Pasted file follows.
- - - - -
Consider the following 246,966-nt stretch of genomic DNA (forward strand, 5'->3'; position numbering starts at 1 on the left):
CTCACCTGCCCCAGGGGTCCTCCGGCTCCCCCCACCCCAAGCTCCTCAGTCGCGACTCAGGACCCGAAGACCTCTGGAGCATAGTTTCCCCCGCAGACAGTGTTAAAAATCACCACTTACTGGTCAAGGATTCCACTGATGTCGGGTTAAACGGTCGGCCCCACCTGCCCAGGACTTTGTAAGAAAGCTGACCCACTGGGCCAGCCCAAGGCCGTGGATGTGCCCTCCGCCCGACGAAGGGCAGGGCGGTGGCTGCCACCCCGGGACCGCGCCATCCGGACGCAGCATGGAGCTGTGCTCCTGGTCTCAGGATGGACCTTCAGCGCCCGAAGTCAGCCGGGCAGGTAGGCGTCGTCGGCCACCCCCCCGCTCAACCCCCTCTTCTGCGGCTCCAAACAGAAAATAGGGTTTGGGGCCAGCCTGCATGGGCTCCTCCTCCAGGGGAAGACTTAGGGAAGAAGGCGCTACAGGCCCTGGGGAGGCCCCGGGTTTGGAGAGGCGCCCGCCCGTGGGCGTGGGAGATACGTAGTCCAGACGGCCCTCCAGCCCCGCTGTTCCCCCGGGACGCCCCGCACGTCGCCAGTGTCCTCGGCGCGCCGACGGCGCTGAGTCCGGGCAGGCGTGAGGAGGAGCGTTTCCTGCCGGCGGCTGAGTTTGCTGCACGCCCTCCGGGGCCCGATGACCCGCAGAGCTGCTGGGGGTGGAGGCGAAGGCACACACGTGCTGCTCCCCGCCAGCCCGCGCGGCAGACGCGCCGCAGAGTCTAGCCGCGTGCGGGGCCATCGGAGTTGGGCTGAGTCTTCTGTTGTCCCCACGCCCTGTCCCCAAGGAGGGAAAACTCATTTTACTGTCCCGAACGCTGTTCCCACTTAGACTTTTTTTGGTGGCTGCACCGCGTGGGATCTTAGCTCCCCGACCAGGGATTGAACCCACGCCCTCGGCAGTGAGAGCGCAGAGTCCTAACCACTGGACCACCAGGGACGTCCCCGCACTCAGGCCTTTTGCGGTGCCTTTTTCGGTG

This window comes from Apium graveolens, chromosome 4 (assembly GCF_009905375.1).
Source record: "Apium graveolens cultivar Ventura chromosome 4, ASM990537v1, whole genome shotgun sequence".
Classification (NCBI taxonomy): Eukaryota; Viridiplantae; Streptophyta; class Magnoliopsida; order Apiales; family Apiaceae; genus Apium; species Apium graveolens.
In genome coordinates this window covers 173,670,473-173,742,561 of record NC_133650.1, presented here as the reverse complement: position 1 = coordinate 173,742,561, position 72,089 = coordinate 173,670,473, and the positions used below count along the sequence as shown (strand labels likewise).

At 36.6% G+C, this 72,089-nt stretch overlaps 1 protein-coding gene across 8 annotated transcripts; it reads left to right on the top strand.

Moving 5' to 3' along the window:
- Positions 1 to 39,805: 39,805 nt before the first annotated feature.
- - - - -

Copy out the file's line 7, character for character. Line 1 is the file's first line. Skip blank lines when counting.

At 36.6% G+C, this 72,089-nt stretch overlaps 1 protein-coding gene across 8 annotated transcripts; it reads left to right on the top strand.